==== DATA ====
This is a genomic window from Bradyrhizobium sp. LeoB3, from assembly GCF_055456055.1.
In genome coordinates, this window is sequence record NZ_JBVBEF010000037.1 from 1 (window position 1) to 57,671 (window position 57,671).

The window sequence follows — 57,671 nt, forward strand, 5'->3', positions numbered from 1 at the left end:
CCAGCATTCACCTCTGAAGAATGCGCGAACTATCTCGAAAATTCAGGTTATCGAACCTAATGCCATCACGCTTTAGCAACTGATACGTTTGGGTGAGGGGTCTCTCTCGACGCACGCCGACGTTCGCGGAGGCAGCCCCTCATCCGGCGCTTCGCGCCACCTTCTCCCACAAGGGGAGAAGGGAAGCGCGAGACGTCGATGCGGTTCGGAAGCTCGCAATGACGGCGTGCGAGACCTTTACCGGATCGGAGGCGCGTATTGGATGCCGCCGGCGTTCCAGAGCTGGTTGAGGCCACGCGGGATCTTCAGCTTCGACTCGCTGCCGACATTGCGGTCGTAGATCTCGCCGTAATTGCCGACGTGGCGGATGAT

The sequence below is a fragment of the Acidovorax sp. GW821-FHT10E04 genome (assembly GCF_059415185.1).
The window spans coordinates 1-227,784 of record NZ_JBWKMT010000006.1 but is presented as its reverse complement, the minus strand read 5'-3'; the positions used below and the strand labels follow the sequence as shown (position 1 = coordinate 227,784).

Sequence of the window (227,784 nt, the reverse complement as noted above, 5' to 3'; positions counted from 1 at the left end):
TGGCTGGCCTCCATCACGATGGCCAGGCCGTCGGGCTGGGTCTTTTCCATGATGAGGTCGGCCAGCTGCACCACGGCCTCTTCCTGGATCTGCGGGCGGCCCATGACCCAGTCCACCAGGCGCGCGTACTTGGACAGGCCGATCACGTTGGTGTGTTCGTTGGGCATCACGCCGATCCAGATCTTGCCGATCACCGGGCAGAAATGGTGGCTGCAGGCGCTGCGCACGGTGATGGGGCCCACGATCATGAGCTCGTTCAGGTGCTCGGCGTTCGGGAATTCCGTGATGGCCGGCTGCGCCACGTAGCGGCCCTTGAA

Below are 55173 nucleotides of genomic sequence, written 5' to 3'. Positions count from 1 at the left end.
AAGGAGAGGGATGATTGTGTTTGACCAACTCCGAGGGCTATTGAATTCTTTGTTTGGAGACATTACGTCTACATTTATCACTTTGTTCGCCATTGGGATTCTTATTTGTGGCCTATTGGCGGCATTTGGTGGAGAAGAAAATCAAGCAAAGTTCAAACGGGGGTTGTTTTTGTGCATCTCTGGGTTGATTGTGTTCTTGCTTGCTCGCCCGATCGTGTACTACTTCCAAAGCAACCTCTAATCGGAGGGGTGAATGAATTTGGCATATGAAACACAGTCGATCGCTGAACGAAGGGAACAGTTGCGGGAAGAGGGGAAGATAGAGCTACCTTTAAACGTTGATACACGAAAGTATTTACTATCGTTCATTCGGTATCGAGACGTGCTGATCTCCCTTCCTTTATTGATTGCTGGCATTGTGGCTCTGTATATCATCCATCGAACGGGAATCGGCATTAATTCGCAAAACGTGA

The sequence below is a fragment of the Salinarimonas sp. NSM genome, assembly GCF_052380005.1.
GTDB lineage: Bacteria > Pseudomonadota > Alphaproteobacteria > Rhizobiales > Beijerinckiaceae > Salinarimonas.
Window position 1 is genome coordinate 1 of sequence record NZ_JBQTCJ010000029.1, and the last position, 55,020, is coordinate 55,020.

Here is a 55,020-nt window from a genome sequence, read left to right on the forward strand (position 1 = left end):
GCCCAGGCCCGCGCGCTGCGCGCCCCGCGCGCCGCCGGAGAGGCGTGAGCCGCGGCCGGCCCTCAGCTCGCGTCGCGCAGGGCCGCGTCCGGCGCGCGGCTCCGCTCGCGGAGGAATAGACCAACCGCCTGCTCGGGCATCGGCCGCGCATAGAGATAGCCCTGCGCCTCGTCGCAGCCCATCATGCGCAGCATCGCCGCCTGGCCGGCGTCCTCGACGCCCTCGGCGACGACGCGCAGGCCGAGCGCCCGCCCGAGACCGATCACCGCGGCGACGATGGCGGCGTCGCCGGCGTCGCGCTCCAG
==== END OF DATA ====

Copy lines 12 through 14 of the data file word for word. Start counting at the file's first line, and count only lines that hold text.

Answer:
GTDB lineage: Bacteria > Pseudomonadota > Alphaproteobacteria > Rhizobiales > Beijerinckiaceae > Salinarimonas.
Window position 1 is genome coordinate 1 of sequence record NZ_JBQTCJ010000029.1, and the last position, 55,020, is coordinate 55,020.

Here is a 55,020-nt window from a genome sequence, read left to right on the forward strand (position 1 = left end):